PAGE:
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In Kenya the NGO SODNET reports that “the widening gap between the rich and the poor continues to undermine confidence in the institutions of democratic economic governance and, alongside it, the imperative of social cohesion as a condition for sustainable development”. According to Edward Oyugi, J. Ocholla and Mwaura Kaara “Kenya still lives uneasily with a colonial past and its legacy of unequal development, arising from acute asymmetry of power relations associated with the continuation of a colonial system that had merely engaged a strategic retreat gear against the false belief that the post-colonial dispensation marked a systemic transformation of the colonial societies.” The report concludes that democracy and sustainable development remain “a dream” because “the culture and practice of corruption has grown deep and enduring roots in Kenyan society and become endemic” and allows for concentration of wealth within the ruling circles. The political and bureaucratic leadership benefit from it “and the existing governance institutions either kick the can down the road or lack both the will and capacity to stop them from doing so”.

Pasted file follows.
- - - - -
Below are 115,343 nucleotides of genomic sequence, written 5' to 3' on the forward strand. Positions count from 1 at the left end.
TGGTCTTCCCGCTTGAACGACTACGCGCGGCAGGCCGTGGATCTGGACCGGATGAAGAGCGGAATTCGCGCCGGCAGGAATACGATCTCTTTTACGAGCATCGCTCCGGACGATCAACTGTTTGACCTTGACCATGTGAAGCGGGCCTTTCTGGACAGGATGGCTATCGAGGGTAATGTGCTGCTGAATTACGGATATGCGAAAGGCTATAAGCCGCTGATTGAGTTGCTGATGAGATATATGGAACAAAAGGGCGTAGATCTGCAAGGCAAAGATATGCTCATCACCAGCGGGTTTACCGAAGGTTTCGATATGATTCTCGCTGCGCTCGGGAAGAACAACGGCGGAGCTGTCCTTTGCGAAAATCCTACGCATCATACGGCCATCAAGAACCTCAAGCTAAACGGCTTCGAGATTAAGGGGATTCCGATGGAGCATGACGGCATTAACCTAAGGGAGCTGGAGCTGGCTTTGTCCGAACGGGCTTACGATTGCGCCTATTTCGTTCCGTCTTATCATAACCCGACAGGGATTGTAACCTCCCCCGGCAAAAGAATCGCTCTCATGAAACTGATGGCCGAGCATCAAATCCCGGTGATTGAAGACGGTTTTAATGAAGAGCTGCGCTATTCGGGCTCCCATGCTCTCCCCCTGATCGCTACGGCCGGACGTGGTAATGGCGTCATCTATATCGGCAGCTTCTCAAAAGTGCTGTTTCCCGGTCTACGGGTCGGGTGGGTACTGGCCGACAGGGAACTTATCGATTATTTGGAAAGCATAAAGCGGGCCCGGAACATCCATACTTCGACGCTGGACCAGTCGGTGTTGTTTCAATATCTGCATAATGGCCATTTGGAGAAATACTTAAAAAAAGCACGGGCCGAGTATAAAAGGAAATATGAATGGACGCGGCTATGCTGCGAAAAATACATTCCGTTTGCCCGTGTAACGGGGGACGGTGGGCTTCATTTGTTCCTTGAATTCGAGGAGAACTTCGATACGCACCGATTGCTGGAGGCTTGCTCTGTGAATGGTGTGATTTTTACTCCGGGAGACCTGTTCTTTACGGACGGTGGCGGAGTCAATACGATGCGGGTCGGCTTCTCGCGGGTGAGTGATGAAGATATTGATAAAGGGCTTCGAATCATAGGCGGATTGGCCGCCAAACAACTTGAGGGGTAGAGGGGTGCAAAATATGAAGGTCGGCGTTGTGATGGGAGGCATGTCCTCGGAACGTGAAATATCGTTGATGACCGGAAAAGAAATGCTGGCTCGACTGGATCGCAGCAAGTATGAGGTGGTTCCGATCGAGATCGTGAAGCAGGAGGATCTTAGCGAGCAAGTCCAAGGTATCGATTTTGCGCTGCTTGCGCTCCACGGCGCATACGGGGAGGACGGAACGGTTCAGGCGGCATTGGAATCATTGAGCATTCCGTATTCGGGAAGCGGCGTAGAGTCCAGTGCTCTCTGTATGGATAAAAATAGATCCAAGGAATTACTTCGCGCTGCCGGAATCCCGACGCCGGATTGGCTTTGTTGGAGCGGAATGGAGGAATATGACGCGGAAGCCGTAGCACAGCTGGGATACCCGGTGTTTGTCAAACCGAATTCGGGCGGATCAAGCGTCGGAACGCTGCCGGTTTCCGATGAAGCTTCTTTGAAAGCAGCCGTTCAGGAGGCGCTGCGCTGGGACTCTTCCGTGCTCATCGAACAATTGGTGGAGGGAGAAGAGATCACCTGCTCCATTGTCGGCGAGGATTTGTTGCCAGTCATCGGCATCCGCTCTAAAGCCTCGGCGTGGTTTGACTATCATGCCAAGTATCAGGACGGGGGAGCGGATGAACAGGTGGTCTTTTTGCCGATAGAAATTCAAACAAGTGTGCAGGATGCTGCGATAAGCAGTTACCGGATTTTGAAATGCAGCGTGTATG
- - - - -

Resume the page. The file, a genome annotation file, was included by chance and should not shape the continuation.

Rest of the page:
In France, a High Level Steering Committee for the implementation of the SDGs held its first meeting in April 2018 as a forum to debate and collectively build, with public and private actors, a ‘roadmap’ to be issued in the fall of 2019.This move was applauded by the ATD Fourth World Movement for being inclusive, but also criticized as “coming late”.

ATD Fourth World finds “very little effort to synergize the various objectives, and "not a major concern" for poverty in France.

The Movement hopes “that the enforcement of each SDG reaches the poorest, on the national territory as well as in the international development cooperation by France” and it campaigns in particular on the issue of unemployment (currently 9 percent in France) demanding “access to work as a right, just as the right to education or the right to social security”.

Three years into the implementation of the 2030 Agenda for Sustainable Development, concerns continue about stalled indicators, missing indicators and proliferating and potentially competing data sources, which makes it difficult to assess progress (see GPW Briefings #22: The Ups and Downs of Tiers: measuring SDG progress; #23: SDG Indicators-the forest is missing).

Initiatives abound in the shifting terrain of the generation, validation and use of data to satisfy the demands of a growing market of players. In addition to the work of the UN mandated Inter-agency and Expert Group on SDG Indicators (IAEG-SDGs), these concerns and challenges have drawn the attention of a number of official statisticians and practitioners.

KEPA; the Finnish platform of civil society organizations, worries about the extraterritorial impact of Finland's production and consumption patterns.